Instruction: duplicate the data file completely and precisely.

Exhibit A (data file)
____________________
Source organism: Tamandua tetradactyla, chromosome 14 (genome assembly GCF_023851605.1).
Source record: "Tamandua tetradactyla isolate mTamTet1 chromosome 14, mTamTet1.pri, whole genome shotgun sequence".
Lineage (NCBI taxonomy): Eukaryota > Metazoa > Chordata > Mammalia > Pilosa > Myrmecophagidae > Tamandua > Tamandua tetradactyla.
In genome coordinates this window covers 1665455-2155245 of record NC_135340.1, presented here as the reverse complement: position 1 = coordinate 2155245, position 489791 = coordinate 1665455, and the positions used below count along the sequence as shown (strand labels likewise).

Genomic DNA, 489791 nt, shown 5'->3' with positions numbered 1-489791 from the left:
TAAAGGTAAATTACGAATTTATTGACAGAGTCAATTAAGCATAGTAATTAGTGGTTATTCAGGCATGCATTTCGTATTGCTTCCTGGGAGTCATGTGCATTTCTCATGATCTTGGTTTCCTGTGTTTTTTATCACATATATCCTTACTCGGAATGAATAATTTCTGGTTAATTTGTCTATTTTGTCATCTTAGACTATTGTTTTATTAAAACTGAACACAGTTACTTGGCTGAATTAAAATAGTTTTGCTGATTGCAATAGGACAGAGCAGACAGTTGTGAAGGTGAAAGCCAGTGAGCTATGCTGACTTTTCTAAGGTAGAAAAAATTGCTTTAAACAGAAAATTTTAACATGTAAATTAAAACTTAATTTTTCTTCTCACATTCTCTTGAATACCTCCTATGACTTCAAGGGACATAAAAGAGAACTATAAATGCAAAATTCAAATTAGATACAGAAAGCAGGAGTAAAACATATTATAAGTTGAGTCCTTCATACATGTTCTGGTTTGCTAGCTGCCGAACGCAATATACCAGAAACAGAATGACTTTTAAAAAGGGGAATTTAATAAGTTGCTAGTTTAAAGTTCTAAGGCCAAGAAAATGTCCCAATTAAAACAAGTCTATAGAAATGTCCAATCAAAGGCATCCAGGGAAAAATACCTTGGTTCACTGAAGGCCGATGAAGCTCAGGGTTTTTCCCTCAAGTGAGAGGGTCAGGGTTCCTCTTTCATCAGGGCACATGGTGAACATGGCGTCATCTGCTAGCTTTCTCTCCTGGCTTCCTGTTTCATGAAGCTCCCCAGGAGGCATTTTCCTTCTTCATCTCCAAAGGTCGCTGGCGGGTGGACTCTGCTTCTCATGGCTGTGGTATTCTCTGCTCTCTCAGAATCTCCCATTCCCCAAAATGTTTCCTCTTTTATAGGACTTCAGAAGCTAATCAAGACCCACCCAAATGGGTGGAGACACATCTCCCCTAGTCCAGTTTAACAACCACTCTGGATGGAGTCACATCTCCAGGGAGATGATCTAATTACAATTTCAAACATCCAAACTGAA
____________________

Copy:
Source organism: Tamandua tetradactyla, chromosome 14 (genome assembly GCF_023851605.1).
Source record: "Tamandua tetradactyla isolate mTamTet1 chromosome 14, mTamTet1.pri, whole genome shotgun sequence".
Lineage (NCBI taxonomy): Eukaryota > Metazoa > Chordata > Mammalia > Pilosa > Myrmecophagidae > Tamandua > Tamandua tetradactyla.
In genome coordinates this window covers 1665455-2155245 of record NC_135340.1, presented here as the reverse complement: position 1 = coordinate 2155245, position 489791 = coordinate 1665455, and the positions used below count along the sequence as shown (strand labels likewise).

Genomic DNA, 489791 nt, shown 5'->3' with positions numbered 1-489791 from the left:
TAAAGGTAAATTACGAATTTATTGACAGAGTCAATTAAGCATAGTAATTAGTGGTTATTCAGGCATGCATTTCGTATTGCTTCCTGGGAGTCATGTGCATTTCTCATGATCTTGGTTTCCTGTGTTTTTTATCACATATATCCTTACTCGGAATGAATAATTTCTGGTTAATTTGTCTATTTTGTCATCTTAGACTATTGTTTTATTAAAACTGAACACAGTTACTTGGCTGAATTAAAATAGTTTTGCTGATTGCAATAGGACAGAGCAGACAGTTGTGAAGGTGAAAGCCAGTGAGCTATGCTGACTTTTCTAAGGTAGAAAAAATTGCTTTAAACAGAAAATTTTAACATGTAAATTAAAACTTAATTTTTCTTCTCACATTCTCTTGAATACCTCCTATGACTTCAAGGGACATAAAAGAGAACTATAAATGCAAAATTCAAATTAGATACAGAAAGCAGGAGTAAAACATATTATAAGTTGAGTCCTTCATACATGTTCTGGTTTGCTAGCTGCCGAACGCAATATACCAGAAACAGAATGACTTTTAAAAAGGGGAATTTAATAAGTTGCTAGTTTAAAGTTCTAAGGCCAAGAAAATGTCCCAATTAAAACAAGTCTATAGAAATGTCCAATCAAAGGCATCCAGGGAAAAATACCTTGGTTCACTGAAGGCCGATGAAGCTCAGGGTTTTTCCCTCAAGTGAGAGGGTCAGGGTTCCTCTTTCATCAGGGCACATGGTGAACATGGCGTCATCTGCTAGCTTTCTCTCCTGGCTTCCTGTTTCATGAAGCTCCCCAGGAGGCATTTTCCTTCTTCATCTCCAAAGGTCGCTGGCGGGTGGACTCTGCTTCTCATGGCTGTGGTATTCTCTGCTCTCTCAGAATCTCCCATTCCCCAAAATGTTTCCTCTTTTATAGGACTTCAGAAGCTAATCAAGACCCACCCAAATGGGTGGAGACACATCTCCCCTAGTCCAGTTTAACAACCACTCTGGATGGAGTCACATCTCCAGGGAGATGATCTAATTACAATTTCAAACATCCAAACTGAA